The affidavit of support is form I-864. It is a contract that promises that the US citizen will repay any means-tested benefits (welfare) the foreign spouse uses. It's no guarantee that the person won't be any trouble.
    Form I-130 is the petition a US citizen spouse files to make the foreign spouse eligible to file I-485 (if they are otherwise eligible) or apply for a visa overseas.

    This happened a lot here in AZ. Though of course you should check with attorney since laws do change. I would also not recommend filing in AZ- you should check the uscis website for the state you want to live and compare their processing time. Here I its one of the longest waits since this is frequent occurrence as we are on the border.
    All filing is now done nationally and processing times have evened out considerably.
    Filing is done based on the applicant's home address, in this case Missouri, so she would not be filing anything in AZ (and waiting times currently in AZ aren't any different from anywhere else in the country).

    I answered this not to pick on you, orchid, but to correct the misinformation and underscore how frequently things change. As you'll be going forward with your own immigration process, you'll see how the details really do matter.
  8. #8
    Proserpina is offline Senior Member
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    (that was an awesome post evcalyptos)

    We're referring to.... 245 (i), yes? Back in 98? Somewhere around then?
  9. #9
    evcalyptos is offline Senior Member
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    Quote Originally Posted by Dogmatique View Post
    (that was an awesome post evcalyptos)

    We're referring to.... 245 (i), yes? Back in 98? Somewhere around then?
    Yes. aka 'amnesty'.
  10. #10
    Proserpina is offline Senior Member
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    Quote Originally Posted by evcalyptos View Post
    Yes. aka 'amnesty'.
    While I do realize this isn't a current affairs board I do sometimes - in those quieter moments - wonder if something similar will happen in the near future.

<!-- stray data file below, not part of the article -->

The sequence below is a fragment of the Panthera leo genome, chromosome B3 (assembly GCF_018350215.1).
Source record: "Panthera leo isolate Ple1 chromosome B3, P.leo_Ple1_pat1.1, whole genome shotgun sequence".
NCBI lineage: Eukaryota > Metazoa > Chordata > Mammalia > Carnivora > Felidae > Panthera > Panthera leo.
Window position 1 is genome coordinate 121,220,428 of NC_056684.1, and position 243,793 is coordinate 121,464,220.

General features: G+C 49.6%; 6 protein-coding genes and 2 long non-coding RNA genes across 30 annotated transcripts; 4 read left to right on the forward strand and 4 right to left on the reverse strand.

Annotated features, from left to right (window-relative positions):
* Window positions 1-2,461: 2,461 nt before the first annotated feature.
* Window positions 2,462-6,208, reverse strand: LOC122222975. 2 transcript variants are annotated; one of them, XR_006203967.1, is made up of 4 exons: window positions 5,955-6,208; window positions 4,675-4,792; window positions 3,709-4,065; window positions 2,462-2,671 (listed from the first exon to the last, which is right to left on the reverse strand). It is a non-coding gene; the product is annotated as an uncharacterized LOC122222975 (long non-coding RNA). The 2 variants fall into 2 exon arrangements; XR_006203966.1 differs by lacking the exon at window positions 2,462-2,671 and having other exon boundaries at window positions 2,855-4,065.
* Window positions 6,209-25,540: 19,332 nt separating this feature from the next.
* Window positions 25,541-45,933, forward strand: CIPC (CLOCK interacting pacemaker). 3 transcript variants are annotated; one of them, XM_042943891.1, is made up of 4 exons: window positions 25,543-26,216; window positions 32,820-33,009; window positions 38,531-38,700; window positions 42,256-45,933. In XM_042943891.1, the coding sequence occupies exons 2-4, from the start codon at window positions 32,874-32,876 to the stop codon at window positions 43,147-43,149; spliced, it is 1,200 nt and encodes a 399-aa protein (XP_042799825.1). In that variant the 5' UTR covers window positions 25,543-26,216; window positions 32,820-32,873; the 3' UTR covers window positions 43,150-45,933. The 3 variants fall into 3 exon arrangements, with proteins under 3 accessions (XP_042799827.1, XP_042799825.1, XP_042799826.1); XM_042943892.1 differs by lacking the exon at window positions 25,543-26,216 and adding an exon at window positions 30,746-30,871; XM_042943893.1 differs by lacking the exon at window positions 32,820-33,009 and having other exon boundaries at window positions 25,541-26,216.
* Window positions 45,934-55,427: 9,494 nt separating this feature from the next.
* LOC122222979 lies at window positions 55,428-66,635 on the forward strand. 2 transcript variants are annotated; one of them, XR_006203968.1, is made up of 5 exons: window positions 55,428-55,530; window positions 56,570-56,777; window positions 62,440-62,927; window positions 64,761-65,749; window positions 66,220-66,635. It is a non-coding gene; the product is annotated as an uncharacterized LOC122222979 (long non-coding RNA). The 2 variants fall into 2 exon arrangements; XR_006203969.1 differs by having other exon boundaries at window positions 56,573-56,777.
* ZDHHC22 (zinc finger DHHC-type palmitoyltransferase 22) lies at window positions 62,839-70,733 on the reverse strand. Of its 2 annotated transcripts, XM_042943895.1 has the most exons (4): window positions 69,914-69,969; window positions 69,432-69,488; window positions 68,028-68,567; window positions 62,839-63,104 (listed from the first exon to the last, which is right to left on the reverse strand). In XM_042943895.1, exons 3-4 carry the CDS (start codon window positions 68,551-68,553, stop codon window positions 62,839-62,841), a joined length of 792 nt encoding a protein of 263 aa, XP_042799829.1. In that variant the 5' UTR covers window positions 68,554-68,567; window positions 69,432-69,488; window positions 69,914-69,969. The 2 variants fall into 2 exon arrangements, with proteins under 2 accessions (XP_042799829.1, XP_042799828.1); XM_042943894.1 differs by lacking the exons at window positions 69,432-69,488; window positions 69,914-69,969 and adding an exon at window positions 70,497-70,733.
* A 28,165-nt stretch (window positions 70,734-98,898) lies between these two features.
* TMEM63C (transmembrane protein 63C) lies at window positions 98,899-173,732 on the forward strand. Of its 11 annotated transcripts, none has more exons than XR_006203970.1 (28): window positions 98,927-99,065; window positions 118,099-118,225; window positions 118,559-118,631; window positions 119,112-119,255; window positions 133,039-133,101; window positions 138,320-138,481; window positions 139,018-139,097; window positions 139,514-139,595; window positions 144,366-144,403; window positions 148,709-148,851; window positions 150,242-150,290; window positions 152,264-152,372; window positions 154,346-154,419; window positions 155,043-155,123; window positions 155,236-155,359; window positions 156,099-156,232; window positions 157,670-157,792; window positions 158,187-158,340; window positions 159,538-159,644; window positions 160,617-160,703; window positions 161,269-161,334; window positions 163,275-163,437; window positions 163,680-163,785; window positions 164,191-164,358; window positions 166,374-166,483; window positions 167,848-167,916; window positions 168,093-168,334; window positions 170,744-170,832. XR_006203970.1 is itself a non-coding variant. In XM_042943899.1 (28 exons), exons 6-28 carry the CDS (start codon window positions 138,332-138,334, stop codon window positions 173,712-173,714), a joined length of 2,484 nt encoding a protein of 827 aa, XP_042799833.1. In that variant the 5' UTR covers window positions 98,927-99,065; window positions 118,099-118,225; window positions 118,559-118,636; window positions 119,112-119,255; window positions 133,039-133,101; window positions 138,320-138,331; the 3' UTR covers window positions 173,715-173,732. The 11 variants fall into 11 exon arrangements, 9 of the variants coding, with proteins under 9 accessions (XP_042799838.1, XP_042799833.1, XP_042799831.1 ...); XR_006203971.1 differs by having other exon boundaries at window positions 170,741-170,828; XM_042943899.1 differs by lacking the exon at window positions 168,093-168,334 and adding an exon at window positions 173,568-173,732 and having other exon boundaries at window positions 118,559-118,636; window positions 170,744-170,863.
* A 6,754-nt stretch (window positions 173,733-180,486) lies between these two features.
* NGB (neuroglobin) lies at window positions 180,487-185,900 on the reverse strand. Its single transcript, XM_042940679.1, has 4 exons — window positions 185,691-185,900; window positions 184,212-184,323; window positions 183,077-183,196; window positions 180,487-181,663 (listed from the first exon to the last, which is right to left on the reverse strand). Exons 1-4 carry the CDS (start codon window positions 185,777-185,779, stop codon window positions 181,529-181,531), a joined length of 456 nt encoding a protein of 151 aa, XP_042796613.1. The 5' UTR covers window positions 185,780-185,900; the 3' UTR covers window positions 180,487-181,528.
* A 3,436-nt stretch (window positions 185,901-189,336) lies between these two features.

11. #11
    evcalyptos is offline Senior Member
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    Quote Originally Posted by Dogmatique View Post
    While I do realize this isn't a current affairs board I do sometimes - in those quieter moments - wonder if something similar will happen in the near future.
    Oh yes, expect it. The Obama administration has put 'comprehensive immigration reform' aka CIR on the agenda for 2010. It's desperately needed, but unfortunately, this doesn't seem to be the group of people (Congress) who are mature enough to look at the entire system and make a new one. Not tack more onto the existing law (written in 1952). It's like the tax code.. ridiculous with the way exceptions and 'if, then' arguments scattered throughout it.

    With the extreme changes in our society, travel, communications and the general 'shrinking' of the world, immigration should be something that the average joe can read, understand and apply for without all the gotchas and unfairness. And while they're at it, revise all the local 'guidelines' and interpretations that make immigration policy actually VARY between the 50 states. It's insane.

    First they need to get the health insurance debate sorted, and they'd better get it right or well on the way to right. The behavior that congress (and the White House) are displaying right now doesn't redeem any of them in my eyes right now. They love this back and forth because it's job security for them. Nevermind if they break the rest of us while they're having their fun.


    Glad you asked?
  12. #12
    cyjeff is offline Senior Member
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    I don't want to hijack the board, but I want to ask this.

    How do we repay all of the people that paid all that money to immigrate legally when everyone who DIDN'T pay all that money to immigrate legally are granted amnesty?

    Hardly seems fair.
  13. #13
    Proserpina is offline Senior Member
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    Quote Originally Posted by cyjeff View Post
    I don't want to hijack the board, but I want to ask this.

    How do we repay all of the people that paid all that money to immigrate legally when everyone who DIDN'T pay all that money to immigrate legally are granted amnesty?

    Hardly seems fair.